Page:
"In determining whether the trial judge has abused his discretion in limiting the introduction of such [impeaching] evidence, the issue is whether the jury was otherwise in possession of sufficient information concerning formative events to make a 'discriminating appraisal' of a witness' motives and bias." 426 F.2d at 550.


We hold here that the jury was otherwise in possession of more than sufficient information on the issue with respect to which it is claimed the excluded testimony would have been relevant.10


The next challenged ruling on cross of Williams is that the judge sustained an objection to a question as to whether Williams had told an IRS inspector two years earlier that the audit in the Shallo case was "ridiculous". The judge, in sustaining the government's objection, stated that "[i]t doesn't in any way impeach his testimony, nor does it refresh his testimony or anything else". We agree.


This line of cross was directed at Williams' initial protest with respect to the field audit based on the claim, referred to above, that the revenue agent had not allowed deductions for the wholesale purchases of produce by the corporations but had permitted the corporations to be taxed for income derived from the retail sale of produce. Defense counsel had already cross-examined Williams at considerable length to establish that the revenue agent disallowed all wholesale cash purchases of produce. Elsewhere on cross, counsel had established that Williams based his protest on the inconsistency in the agent's refusal to allow sufficient cash purchases to create the volume of sales on which he based the corporations' taxable income.11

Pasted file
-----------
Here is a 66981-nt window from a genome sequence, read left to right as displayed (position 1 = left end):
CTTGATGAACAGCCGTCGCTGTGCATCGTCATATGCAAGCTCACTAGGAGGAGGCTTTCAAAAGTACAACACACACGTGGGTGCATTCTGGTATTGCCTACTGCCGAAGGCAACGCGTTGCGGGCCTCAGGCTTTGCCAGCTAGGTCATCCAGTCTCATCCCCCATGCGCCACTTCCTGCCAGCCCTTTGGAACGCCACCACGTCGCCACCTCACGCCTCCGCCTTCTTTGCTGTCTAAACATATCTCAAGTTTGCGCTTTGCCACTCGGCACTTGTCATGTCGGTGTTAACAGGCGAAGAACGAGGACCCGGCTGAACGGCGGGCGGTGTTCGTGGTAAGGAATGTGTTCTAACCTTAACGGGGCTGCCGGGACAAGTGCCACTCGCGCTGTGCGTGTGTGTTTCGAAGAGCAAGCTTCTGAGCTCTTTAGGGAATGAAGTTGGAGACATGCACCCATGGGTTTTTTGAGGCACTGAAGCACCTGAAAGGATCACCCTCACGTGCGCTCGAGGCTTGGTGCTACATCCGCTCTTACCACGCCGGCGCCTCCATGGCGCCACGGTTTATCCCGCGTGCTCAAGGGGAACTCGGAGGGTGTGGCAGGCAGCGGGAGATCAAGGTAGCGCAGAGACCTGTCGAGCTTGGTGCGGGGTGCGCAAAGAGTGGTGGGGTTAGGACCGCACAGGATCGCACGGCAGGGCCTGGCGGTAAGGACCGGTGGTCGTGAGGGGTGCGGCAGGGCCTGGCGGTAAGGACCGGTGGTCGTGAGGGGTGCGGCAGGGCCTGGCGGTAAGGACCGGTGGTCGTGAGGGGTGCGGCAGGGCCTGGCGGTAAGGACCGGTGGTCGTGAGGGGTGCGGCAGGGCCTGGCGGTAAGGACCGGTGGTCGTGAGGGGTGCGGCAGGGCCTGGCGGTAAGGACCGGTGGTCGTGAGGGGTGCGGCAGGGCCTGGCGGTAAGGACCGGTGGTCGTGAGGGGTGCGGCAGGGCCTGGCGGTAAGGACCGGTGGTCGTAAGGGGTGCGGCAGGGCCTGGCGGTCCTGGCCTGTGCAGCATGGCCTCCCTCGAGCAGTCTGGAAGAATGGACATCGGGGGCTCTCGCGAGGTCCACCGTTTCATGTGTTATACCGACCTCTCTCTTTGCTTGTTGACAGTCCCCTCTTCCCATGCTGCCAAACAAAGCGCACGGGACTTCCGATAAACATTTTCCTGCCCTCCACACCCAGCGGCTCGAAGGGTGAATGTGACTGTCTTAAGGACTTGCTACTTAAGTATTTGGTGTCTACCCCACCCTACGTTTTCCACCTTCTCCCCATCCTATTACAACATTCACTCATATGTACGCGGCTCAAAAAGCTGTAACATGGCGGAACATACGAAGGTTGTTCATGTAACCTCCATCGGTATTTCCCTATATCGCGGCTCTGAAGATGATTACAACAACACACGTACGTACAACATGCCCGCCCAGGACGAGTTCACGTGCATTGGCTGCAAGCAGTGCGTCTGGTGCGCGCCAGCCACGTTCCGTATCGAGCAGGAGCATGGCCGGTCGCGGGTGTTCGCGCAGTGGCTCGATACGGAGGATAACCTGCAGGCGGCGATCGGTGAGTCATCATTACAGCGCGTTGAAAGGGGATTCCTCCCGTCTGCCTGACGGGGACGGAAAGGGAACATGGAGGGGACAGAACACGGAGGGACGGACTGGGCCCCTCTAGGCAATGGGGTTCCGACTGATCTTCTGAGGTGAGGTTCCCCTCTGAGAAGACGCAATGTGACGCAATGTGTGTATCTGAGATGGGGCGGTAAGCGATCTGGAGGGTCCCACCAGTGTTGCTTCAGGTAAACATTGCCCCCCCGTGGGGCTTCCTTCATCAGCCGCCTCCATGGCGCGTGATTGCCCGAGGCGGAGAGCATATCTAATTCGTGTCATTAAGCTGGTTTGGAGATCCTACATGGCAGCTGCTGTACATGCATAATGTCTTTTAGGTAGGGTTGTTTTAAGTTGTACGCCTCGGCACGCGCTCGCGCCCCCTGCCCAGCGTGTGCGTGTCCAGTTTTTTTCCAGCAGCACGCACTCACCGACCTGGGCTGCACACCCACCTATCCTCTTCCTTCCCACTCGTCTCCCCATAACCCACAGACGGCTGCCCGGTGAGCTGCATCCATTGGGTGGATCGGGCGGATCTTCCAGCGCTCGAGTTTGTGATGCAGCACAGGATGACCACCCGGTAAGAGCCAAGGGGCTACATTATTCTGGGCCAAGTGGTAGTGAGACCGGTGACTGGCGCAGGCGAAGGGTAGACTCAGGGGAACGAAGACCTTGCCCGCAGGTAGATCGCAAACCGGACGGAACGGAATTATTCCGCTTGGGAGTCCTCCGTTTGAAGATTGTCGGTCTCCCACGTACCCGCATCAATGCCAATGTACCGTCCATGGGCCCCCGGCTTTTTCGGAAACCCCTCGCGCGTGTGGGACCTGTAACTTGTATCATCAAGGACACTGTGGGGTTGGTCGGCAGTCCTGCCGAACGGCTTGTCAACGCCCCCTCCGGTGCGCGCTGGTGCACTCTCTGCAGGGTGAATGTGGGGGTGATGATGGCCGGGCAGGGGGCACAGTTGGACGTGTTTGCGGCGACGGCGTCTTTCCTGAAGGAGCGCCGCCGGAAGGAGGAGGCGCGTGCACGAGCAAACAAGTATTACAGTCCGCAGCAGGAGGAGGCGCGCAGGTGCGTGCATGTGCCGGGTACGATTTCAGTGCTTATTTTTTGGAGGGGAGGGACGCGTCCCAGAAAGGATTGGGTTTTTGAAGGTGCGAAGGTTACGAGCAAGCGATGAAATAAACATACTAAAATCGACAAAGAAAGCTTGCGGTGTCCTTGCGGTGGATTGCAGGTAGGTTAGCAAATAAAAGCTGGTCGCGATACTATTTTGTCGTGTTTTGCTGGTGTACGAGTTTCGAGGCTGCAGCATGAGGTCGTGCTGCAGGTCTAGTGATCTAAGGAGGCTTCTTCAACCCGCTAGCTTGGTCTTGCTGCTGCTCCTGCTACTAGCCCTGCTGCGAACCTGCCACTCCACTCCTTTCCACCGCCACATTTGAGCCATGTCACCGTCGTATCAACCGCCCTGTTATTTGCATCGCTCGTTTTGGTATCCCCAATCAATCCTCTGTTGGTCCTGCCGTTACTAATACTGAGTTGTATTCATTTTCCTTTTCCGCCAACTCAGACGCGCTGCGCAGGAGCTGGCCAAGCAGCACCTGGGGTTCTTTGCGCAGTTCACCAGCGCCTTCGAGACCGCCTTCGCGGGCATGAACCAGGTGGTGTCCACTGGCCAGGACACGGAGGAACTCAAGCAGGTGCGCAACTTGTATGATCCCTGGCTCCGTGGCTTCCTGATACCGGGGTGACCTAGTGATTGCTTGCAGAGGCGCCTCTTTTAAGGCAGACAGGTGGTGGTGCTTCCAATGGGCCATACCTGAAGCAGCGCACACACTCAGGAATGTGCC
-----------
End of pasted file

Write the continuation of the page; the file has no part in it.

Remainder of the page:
* * *


In the light of this previous testimony by Williams on cross regarding errors allegedly made in the field audit, the exclusion of his characterization of the audit as "ridiculous", even if relevant, surely would have had little if any additional impact on the jury. We hold that the judge's ruling was well within his discretion in determining the proper scope of cross-examination.


Lipton's final challenge to the judge's rulings on Williams' cross-examination is an argument-asserted on appeal for the first time in appellant's reply briefthat the judge erred in sustaining Williams' claim of privilege against self-in-crimination with respect to "matters not pertaining to this indictment."


Williams claimed this privilege on cross-examination regarding the amount of the fee he received from the Shallos. Williams had testified, as indicated above, that he received a total fee of $3500: $1,500 in checks and $2,000 in cash. He conceded, however, that he may have told agents of the IRS Inspection Division that he received only $1,500 in cash. Defense counsel then asked Williams if he reported the cash as income. In response to this question, Williams claimed his Fifth Amendment privilege. The judge sustained the claim, stating that "You have a right to raise the Fifth Amendment here as to matters not pertaining to this indictment." We agree.